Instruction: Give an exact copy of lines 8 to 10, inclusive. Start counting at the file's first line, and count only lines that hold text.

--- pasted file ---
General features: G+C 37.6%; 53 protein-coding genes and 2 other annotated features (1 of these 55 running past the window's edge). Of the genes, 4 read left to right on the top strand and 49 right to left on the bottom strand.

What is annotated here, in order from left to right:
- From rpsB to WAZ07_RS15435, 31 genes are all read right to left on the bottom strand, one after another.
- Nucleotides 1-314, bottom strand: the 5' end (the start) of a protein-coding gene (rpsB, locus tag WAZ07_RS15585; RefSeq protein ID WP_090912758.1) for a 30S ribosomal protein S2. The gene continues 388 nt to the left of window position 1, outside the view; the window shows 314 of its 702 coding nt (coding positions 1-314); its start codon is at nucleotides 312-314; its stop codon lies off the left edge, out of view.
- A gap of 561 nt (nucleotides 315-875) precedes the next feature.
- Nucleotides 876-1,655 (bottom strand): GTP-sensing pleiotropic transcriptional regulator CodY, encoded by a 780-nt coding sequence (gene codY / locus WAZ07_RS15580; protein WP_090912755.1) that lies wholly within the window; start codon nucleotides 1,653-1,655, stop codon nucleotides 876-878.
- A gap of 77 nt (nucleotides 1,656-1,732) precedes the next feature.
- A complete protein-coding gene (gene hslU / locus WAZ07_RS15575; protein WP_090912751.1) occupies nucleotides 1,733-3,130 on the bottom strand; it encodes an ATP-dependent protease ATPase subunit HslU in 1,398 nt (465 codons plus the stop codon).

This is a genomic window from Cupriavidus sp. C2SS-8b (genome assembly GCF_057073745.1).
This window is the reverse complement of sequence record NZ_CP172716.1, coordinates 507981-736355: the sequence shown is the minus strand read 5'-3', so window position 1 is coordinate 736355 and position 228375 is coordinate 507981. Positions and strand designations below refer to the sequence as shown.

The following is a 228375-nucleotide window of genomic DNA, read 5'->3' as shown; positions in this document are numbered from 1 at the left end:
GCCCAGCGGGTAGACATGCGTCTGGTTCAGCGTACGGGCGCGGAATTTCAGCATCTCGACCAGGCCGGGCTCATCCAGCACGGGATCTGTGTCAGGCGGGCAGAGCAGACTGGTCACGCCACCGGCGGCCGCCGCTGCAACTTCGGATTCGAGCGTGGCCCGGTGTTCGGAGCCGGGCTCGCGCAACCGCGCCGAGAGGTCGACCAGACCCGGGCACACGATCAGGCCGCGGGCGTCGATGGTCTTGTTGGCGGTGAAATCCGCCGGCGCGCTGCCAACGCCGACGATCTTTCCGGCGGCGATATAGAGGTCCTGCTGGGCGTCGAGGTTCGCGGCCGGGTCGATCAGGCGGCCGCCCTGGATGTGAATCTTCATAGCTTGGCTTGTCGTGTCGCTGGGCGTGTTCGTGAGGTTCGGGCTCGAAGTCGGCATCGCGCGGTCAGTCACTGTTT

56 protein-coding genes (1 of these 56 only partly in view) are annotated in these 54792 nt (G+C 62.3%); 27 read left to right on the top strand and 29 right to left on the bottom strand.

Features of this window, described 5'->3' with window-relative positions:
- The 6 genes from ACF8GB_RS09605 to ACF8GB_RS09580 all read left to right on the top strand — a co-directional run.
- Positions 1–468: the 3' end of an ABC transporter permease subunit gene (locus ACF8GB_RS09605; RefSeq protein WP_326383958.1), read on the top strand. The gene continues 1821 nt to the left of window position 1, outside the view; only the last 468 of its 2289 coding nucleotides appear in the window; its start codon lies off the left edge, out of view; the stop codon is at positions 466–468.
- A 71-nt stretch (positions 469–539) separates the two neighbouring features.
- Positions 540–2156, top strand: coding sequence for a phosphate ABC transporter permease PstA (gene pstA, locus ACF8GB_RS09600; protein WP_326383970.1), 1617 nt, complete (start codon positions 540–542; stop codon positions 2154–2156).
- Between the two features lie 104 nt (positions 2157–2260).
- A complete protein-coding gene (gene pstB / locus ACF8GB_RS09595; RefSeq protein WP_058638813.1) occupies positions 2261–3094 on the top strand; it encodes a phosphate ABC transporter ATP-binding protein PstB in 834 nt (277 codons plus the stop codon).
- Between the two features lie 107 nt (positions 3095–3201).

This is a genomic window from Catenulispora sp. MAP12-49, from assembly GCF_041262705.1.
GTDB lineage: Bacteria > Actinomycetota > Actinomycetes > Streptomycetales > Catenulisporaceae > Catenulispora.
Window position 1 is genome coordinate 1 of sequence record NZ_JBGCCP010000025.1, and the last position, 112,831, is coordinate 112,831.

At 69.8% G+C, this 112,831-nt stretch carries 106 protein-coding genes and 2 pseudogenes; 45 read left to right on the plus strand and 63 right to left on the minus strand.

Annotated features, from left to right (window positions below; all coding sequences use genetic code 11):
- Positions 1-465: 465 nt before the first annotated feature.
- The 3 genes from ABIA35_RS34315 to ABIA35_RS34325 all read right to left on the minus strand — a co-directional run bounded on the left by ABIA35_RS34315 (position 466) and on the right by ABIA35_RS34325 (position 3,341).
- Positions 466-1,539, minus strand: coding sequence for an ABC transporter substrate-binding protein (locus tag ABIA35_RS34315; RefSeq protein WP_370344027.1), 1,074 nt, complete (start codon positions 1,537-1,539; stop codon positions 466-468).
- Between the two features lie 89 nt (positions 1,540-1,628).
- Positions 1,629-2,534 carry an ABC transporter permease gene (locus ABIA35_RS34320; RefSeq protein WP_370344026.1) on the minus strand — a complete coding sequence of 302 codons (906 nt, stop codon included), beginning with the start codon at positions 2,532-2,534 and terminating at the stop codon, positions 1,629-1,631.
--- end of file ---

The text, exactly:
- A complete protein-coding gene (gene hslU / locus WAZ07_RS15575; protein WP_090912751.1) occupies nucleotides 1,733-3,130 on the bottom strand; it encodes an ATP-dependent protease ATPase subunit HslU in 1,398 nt (465 codons plus the stop codon).

This is a genomic window from Cupriavidus sp. C2SS-8b (genome assembly GCF_057073745.1).
This window is the reverse complement of sequence record NZ_CP172716.1, coordinates 507981-736355: the sequence shown is the minus strand read 5'-3', so window position 1 is coordinate 736355 and position 228375 is coordinate 507981. Positions and strand designations below refer to the sequence as shown.